(Left) Preston Wilbur, Shay Stuck

(Left) 18-year-old Preston Wilbur, 20-year-old Shay Stuck

When one of the men living at 444 E. 16th Ave. awoke to the sound of footsteps running up and down his stairs, he turned on the lights — and realized his house had been burglarized.

Once the other housemates were aware of what happened, they didn’t call the cops. They didn’t even take an inventory of all the stuff that was missing. Instead, they grabbed a crowbar and a baseball bat and jumped into action.

“Our adrenaline’s going, and we’re mad,” recalled Dominique Ybanes, a second-year in strategic communication and one of the renters of the property. “So if we see them, we’re going to take the opportunity.”

It wasn’t long before that opportunity arose.

With flashlights in hand, Ybanes and his housemates hit the streets.

“(My housemate was) just like, ‘They have to be around here. They have to be around here.’ So we shut off all our lights, shut our front door and we scope around the area,” Ybanes said.

Before long, they spotted a man in all black holding an iPad mini hiding in some bushes near their house. They also saw two other men with Xboxes take off running.

Together, they tackled the man in the bushes.

“(My housemate) grabbed him and threw him down and we held him, trying to get some answers,” Ybanes said. “It looked like a deer in headlights. He was scared.”

Ybanes and his housemates demanded the suspect, later identified as 20-year-old Shay Stuck, call his partner in crime to bring back their stuff.

“He called his friend and he was like crying, ‘They’re gonna beat me up. You gotta come back,’” Ybanes said. “We told his friend, ‘You have 10 minutes to bring us our stuff back. We have your number, you’re all going to get in trouble.’”

Justin Henderson, a second-year in international business and one of Ybanes’ housemates, said he wasn’t really scared that night. At that point, Henderson said he was just on the hunt for the people who’d wronged him.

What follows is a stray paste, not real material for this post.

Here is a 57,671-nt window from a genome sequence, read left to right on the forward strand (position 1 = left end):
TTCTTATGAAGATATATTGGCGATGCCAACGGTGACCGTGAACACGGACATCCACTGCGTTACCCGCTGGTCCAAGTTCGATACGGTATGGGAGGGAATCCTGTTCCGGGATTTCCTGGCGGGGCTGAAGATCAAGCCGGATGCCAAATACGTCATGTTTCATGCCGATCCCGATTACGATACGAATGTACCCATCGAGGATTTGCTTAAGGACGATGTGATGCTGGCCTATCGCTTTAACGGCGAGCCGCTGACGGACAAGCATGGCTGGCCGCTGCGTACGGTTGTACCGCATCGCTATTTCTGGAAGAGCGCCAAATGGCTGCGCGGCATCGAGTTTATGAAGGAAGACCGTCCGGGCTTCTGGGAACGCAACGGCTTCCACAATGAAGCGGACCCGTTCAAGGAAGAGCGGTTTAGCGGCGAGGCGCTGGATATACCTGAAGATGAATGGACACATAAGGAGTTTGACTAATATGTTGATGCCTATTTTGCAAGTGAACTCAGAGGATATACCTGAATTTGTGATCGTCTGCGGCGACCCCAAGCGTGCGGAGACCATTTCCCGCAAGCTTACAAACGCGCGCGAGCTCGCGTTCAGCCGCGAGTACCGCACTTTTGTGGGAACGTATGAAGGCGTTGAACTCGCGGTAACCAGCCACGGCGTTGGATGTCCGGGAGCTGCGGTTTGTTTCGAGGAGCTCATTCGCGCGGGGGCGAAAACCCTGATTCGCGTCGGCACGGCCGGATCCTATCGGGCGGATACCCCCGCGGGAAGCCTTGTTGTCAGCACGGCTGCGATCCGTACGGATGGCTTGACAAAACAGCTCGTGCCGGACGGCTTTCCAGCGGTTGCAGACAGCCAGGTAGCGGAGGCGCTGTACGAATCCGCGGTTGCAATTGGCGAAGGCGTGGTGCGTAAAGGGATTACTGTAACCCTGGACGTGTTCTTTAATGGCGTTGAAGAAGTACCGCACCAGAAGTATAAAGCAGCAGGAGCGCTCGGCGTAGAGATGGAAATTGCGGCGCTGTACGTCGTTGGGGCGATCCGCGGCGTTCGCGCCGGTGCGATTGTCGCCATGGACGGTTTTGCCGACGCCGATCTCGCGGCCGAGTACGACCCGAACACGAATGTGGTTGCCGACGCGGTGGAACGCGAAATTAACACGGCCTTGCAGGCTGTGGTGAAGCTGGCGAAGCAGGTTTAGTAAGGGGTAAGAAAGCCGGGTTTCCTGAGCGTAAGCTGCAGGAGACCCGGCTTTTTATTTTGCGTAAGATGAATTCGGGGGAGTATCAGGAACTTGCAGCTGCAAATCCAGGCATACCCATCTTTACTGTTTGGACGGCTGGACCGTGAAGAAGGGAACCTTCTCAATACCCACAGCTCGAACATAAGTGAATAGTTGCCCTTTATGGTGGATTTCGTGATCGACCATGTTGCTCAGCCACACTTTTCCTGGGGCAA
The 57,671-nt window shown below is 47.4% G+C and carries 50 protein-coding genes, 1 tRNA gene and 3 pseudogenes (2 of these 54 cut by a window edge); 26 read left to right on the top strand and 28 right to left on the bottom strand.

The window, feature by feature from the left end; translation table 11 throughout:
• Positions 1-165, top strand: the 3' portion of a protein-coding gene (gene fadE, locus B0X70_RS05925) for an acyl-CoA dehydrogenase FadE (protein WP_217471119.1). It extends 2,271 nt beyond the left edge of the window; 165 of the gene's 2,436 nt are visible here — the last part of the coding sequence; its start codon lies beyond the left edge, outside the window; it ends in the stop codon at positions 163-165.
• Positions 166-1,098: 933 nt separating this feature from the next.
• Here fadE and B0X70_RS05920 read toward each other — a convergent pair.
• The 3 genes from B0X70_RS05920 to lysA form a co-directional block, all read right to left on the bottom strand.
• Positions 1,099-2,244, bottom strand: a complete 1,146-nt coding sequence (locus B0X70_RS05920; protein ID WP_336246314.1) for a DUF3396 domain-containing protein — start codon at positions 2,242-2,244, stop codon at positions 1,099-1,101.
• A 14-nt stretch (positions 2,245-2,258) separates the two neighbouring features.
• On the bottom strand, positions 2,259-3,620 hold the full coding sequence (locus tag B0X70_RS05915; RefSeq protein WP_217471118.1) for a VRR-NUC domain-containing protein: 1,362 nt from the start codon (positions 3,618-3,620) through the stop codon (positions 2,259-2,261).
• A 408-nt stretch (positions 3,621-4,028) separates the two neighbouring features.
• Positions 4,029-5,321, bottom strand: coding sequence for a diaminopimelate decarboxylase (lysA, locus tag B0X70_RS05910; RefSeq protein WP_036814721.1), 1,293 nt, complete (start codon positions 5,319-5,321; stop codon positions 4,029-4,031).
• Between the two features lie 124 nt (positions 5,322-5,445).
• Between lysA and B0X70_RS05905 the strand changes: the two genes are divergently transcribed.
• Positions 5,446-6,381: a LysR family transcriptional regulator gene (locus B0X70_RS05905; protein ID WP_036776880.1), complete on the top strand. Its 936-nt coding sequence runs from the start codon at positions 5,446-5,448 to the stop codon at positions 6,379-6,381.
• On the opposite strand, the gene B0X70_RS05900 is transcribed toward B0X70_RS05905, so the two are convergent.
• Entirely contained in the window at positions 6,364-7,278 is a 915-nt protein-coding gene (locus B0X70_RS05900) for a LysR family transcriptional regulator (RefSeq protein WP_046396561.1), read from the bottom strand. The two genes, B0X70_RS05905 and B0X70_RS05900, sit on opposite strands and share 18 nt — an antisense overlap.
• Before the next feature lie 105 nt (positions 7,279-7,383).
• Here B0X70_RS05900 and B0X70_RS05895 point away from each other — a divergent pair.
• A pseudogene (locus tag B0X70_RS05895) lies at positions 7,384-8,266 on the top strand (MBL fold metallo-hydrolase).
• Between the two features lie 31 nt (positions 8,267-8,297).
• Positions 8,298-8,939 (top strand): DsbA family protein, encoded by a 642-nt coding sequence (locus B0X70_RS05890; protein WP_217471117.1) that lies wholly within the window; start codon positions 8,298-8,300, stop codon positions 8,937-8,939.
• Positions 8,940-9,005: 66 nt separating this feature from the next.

“We were just trying to get s— done. We were taking care of business,” Henderson said. “We just wanted our s— back.”

The stolen items — which included a laptop, iPad mini, phone and longboards, estimated by Ybanes to be worth more than $2,000 total — were not all returned that night, but Ybanes said police have since found the house where the suspects were keeping all their items. Ybanes said they should be getting their things back this week.

Henderson said the burglars had come in through their back door, which two of their friends had left unlocked when they went home earlier that night.

Officers arrived on scene after several neighbors called the police to report a disturbance because of all the racket the men were making while tackling and talking to Stuck.

When the police arrived, they found 18-year-old Preston Wilbur and later 19-year-old Ashley Martin in a nearby car who they determined were both also a part of the burglary. The cops popped open the trunk of the car and found even more stolen goods — some of which didn’t belong to the men of East 16th Avenue.

That helped tip officers off to the fact that this wasn’t a one-time incident.

“The next thing we know is we’ve got at least one burglary, which multiplied up to at least six,” said Columbus Division of Police Commander Christopher Bowling. “We started realizing how many more they had done.”

Bowling said a total of four people were involved in the plot, and police think they’re responsible for at least five other burglaries in the off-campus area, the majority of which occurred between East 12th and East 16th avenues. One of the connected burglaries was reported to have occurred on North 4th Street.

Wilbur and Stuck were both arrested and charged with one count of burglary that night. Both cases were dismissed in Franklin County Municipal Court and both were listed as closed as of Sunday afternoon, according to a FCMC website search. Wilbur, however, also has an open case listed on the FCMC website for one count of burglary. That case’s address is listed as 420 E. 13th Ave. — another address listed on Columbus Police’s release of burglary locations.

Another of the burglary-suspects-in-question is a juvenile and faces six counts of burglary charges, three counts of felony theft and one count of misdemeanor theft, according to a CPD press release. The Lantern is not releasing his name because of his age.

When Ybanes and his housemates ventured to take down the suspects that night, they had no idea they were taking down a ring of bandits who police say are responsible for a string of burglaries, but Ybanes said it only makes their actions that much sweeter.

“We were like, ‘We’re the new neighborhood honchos around here,’” Ybanes said. “People can sleep safe with us when we’re on duty.”